Frodo grasped the rail to the ship, so beautifully crafted – carved lightweight wood - that no sea storm could fell. Salty mist filled his nostrils. He had watched the dwindling shore in a half dream as the shadows of evening fell, perceiving for a time that he saw his friends, three forlorn figures, waiting, as reluctant as he to tear the last thread. Now naught but darkening gray waves surrounded him.
"It is peculiar," he said, though Bilbo had fallen asleep long ago.
"What is peculiar?"
Frodo turned in surprise to find Elrond at his side. Frodo smiled. "I should grieve for all I am leaving behind in Middle earth, yet I feel only peace…and for the first time hope."
Elrond smiled and his hand fell on Frodo's shoulder. "Already you feel the healing of Valinor."
"Right now I feel that…" Frodo's fingers dug into the wooden rail again. "Every event has fallen into place in just the right way to lead to this one destination. Is it wrong that I do not feel sad for Sam…or for Merry and Pippin?"
"That I cannot say," Elrond said. Full darkness had descended, and black waves lapped against the rocking ship. The sound was not mournful, rather it was cheerful, like children's laughter, as if to say that this night would bring them closer to their destination.
"Perhaps there is no need to feel sad for them," Elrond continued. "They are of Middle earth."
Frodo smiled. "Yes. Sam represents all that is good about Middle earth."
"And you, the fading light."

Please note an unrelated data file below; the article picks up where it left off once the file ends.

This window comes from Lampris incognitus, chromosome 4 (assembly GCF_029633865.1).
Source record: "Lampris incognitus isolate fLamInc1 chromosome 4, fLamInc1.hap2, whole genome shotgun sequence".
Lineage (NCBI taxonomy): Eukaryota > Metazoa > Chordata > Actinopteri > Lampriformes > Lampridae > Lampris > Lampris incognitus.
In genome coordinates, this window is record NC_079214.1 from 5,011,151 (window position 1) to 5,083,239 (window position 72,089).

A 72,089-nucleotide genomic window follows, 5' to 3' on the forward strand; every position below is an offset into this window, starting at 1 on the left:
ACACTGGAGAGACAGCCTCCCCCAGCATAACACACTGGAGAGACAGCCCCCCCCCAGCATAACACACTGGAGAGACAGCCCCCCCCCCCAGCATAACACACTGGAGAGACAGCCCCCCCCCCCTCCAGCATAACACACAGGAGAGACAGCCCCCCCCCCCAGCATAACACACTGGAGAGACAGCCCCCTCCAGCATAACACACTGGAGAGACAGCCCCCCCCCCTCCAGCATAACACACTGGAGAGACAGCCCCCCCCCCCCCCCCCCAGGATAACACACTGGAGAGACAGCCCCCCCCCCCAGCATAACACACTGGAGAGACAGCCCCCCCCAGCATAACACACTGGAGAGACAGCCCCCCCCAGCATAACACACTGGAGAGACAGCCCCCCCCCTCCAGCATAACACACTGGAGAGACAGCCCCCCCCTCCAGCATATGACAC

"Fading…" Frodo looked out at pale splash of light over the silver-black sea. He thought back to the past few months, mostly shadows in his mind. He had not been ill, but the world had simply ceased to hold meaning. He would walk through a meadow and fail to feel the grass between his toes or hear the sparrow chirp or smell distant meals cooking from Hobbiton. He was drawn to the fireflies, how they twinkled brightly like Elf magic, causing a wistful ache inside his heart. One late summer evening, a firefly had landed on his arm, injured or dying. The insect continued to twinkle, but his light was dim, growing ever fainter with each flicker.
Frodo had known then. Fondling the gem around his neck, he had struggled to find a way to tell Sam. The only regret he had was that he wished he had displayed more sadness at their parting.
The moonlight cast an ethereal glow over Elrond's face, and it evoked for Frodo the foul day the Ringwraiths had nearly taken him…the day the river had risen outside Rivendell…the day he had seen Glorfindal in his true light. So this was Elrond in his true light, his glory, a clear glass for all to see who might.
"You, too, feel more strength as we approach," Frodo said in surprise. Elrond nodded, but did not say anything.
A light mist fell from the sky, sprinkling Frodo's cheeks and eyelashes, tickling. Frodo touched his cheek in wonder, brought nearly to tears by the wonder of being able to feel again.